The simulated curves can be displayed. If simulated curves selected in the curve selection window are missing after (re-)running a simulation, most probably these are not selected in the chart. The graphs can be selected by clicking on Chart Editor on the right hand side of the chart. Curve options, axis options and chart options can be selected here and the general layout of the chart can be configured.

For more information on displaying and editing the chart Display, go to Chart Component

For comparison, observed data in MS Excel® format (*.xls and *.xlsx) can be loaded and displayed in the chart as well. If observed data were added to the Observed Data Building Block, they can be added to the chart by dragging and dropping them onto the chart.

For more information on how to load observed data and compare them to your simulated data, go to Import and Edit of Observed Data

Multiple results windows

Special features for population simulations

PK-Analysis view‌

If a simulation has been successfully created, click Show PK-Analysis on the bottom of the chart window. PK parameters are then calculated and displayed next to the chart.


The calculated pharmacokinetic parameters are:

  1. In all simulations:

PK parameterDescription






AUC Ratio (AUCR)

AUC_I/AUC (Area under the plasma concentration-time curve of the substrate in the presence of the inhibitor / Area under the plasma concentration-time curve of the substrate in the absence of the inhibitor)


Maximum concentration


Maximum concentration normalized to dose dose in drug mass per body weight

C_max Ratio (Cmax_R)

C_max_I/C_max (Maximum concentration of the plasma concentration-time curve of the substrate in the presence of the inhibitor / Maximum concentration of the plasma concentration-time curve of the substrate in the absence of the inhibitor)


concentration at the end of simulation


Time at which the maximum concentration is assumed



  • In simulations with intravenous administration:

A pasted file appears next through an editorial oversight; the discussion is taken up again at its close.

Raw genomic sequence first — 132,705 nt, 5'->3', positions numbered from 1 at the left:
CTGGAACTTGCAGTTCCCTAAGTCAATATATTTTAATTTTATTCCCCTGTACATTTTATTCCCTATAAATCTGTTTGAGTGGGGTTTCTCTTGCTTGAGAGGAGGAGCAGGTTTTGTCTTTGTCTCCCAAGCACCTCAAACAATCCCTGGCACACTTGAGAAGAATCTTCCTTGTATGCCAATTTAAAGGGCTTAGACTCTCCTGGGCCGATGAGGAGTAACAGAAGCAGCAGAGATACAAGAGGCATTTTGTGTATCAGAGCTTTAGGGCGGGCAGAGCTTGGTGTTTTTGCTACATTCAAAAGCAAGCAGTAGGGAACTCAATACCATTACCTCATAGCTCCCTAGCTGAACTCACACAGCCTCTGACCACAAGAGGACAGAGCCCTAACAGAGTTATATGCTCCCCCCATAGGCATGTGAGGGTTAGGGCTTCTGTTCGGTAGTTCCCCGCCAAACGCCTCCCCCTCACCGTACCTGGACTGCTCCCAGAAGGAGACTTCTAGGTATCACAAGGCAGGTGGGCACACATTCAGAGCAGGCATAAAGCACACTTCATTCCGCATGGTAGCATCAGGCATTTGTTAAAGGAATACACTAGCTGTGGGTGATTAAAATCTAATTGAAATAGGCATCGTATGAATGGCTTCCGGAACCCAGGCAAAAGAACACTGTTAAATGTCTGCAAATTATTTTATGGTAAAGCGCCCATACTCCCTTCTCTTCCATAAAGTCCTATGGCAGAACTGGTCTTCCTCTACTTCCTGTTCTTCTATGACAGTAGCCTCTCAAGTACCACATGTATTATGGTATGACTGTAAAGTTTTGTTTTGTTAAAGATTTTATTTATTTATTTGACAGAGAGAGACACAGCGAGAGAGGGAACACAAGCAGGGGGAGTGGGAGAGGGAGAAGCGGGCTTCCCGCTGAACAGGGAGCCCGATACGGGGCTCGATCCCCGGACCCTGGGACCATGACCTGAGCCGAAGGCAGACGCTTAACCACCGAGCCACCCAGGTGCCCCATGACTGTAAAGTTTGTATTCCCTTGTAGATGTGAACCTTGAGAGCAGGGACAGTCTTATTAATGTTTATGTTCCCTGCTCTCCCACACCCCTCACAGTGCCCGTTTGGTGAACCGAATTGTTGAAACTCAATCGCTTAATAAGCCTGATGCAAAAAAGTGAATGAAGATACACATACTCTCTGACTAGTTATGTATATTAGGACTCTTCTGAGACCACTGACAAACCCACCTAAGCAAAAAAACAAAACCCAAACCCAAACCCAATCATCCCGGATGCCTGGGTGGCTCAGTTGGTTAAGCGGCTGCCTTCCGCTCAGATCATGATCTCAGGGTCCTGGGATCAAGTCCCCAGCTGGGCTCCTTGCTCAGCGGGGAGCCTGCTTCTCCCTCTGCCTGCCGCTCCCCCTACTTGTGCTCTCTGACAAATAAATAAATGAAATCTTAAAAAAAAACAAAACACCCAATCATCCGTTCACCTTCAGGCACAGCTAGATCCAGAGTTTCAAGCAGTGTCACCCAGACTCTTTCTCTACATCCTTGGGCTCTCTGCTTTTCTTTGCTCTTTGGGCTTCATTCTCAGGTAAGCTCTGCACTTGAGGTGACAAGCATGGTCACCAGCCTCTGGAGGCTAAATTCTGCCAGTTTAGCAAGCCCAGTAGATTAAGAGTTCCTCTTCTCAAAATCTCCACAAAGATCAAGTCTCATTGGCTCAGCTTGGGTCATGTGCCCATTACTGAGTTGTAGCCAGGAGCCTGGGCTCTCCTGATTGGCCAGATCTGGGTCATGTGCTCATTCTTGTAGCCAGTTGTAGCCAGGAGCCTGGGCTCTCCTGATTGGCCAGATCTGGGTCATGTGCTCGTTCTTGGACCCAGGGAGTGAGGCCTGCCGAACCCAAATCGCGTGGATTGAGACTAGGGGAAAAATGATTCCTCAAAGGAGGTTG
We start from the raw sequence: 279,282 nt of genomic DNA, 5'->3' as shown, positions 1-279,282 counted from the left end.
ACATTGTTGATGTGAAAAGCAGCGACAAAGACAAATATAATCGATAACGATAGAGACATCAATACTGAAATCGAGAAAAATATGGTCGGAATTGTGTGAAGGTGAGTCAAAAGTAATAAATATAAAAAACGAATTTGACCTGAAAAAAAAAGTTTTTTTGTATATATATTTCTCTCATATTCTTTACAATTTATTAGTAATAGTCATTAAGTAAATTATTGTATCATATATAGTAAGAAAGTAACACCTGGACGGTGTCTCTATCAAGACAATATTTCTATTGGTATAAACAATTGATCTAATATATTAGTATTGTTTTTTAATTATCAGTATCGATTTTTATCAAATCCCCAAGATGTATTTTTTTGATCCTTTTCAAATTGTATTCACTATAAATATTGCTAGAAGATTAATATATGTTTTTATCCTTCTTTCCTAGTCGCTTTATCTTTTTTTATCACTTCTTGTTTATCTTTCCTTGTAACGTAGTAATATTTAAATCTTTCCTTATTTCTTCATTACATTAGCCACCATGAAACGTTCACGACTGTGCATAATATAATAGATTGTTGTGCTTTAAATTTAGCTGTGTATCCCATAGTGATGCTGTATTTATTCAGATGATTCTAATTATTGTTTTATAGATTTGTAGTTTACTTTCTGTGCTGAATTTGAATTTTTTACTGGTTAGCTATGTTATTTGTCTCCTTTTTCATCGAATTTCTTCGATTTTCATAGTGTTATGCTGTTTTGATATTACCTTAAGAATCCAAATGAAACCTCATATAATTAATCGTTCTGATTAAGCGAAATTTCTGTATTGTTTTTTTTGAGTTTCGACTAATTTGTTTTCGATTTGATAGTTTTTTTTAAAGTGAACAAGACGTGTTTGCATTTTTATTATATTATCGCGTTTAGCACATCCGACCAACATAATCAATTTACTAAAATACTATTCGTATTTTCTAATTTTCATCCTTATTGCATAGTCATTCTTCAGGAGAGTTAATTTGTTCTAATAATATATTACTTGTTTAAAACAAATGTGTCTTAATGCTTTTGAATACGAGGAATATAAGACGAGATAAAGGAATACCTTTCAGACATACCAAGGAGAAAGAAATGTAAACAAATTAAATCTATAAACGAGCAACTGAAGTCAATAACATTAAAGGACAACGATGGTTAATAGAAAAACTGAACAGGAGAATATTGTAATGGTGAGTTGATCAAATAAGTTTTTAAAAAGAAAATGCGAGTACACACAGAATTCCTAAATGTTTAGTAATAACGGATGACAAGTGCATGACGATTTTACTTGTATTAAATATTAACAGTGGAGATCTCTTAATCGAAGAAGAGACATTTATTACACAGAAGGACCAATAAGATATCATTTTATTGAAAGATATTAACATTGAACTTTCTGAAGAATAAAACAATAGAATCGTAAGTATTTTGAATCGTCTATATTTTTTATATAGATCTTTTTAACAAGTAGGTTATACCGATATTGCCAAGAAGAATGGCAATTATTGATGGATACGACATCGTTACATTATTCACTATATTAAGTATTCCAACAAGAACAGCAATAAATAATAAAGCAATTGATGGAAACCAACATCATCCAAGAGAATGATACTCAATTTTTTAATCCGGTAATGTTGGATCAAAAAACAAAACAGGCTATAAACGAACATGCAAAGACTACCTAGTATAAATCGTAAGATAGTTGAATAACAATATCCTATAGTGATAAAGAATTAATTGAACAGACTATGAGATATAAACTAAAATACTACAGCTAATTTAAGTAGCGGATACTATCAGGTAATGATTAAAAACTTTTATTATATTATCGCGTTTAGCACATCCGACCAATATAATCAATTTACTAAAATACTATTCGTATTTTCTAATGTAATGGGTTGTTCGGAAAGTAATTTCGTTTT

PK parameterDescription




Predicted volume of distribution = Volume-weighted mean organ to plasma partition coefficient calculated from physico- chemical compound data.

Total plasma clearance CL

Total body clearance

D/AUC - Total body clearance of drug or apparent clearance (CL/F for extravascular application), dimension is ml/min/kg

  • In simulations with oral administration

PK parameterDescription


Volume of distribution at steady state calculated from plasma curve (see above) divided by bioavailability


Total plasma clearance/F

Fraction absorbed

Absorbed fraction of applied oral dose. Please note that, e.g. in the case of enterohepatic circulation, this fraction may exceed 1


The bioavailability is only calculated on request. After pressing the button Bioavailability a second simulation with an intravenous (i.v.) short infusion is carried out (internally without being displayed) using identical parameters to the last simulation with oral (p.o.) administration. The bioavailability is then calculated from AUCinf (p.o.)/AUCinf (i.v.) in the venous blood compartment. For a proper estimate of the AUCinf (p.o.) it is recommended to simulate as long as total gastrointestinal transit takes. After changing any parameter the results of previously run simulations are no longer valid. In such a situation, the Bioavailability button is deactivated until the p.o. simulation has been executed with the current parameters.

  • In simulations with multiple administrations

PK parameterDescription


Area under the concentration vs. time curve from the first data point extrapolated to infinity (further administrations are not considered!)


oArmrea under the concentration vs. time curve from the first data point extrapolated to infinity (further administrations are not considered!) normalized to dose, with dose in drug mass per body weight


Respective PK parameter from the administration time of the first dose until the administration time of the second dose


Respective PK parameter following the last application

....tDlast-1- tDlast

Respective PK parameter in the interval between the (last -1) application and the last application


Trough concentration just before the i-th dose is administered


Trough concentration just before the last dose is administered

All values are calculated using the standard equations for PK-values (see e.g. M. Rowland, T. N. Tozer, “Clinical Pharmacokinetic Concepts and Applications”, (1994) Lippincott Williams & Wilkins, Philadelphia). For extrapolation to infinity an exponential function is used on the basis of the last 10% of the calculated time steps. AUC is calculated by extrapolating the first time steps to t = 0. Depending on the curve shape the result of this extrapolation may be sensitive to time resolution. This may lead to some variability in AUC and thus, in clearance and distribution volumes.

PK-parameters for selected outputs of population simulations are shown in two ways: